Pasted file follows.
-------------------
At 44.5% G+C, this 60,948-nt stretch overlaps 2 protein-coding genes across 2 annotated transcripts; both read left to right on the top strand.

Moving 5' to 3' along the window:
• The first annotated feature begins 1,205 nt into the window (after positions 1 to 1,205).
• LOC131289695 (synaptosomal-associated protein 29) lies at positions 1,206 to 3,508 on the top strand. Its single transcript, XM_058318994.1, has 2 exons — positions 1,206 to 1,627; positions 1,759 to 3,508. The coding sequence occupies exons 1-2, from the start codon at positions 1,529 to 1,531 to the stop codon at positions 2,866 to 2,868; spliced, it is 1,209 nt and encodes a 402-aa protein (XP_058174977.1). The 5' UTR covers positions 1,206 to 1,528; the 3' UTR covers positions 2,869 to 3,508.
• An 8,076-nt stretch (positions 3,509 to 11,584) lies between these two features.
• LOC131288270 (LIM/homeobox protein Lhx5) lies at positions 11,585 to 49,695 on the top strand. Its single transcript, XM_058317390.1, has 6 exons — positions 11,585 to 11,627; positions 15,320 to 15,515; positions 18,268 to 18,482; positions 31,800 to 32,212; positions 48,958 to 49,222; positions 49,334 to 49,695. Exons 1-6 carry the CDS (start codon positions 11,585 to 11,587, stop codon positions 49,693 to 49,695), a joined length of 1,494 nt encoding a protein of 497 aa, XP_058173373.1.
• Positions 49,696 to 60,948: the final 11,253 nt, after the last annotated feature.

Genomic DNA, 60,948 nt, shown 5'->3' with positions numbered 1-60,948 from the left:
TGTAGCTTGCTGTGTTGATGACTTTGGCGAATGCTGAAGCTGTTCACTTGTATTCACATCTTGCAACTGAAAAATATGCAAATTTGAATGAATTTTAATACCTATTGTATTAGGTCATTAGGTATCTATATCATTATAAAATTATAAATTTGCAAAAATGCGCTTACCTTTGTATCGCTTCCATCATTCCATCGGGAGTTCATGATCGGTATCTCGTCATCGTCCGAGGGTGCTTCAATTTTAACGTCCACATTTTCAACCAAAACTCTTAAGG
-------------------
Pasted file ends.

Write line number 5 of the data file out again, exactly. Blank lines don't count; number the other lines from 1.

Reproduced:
• An 8,076-nt stretch (positions 3,509 to 11,584) lies between these two features.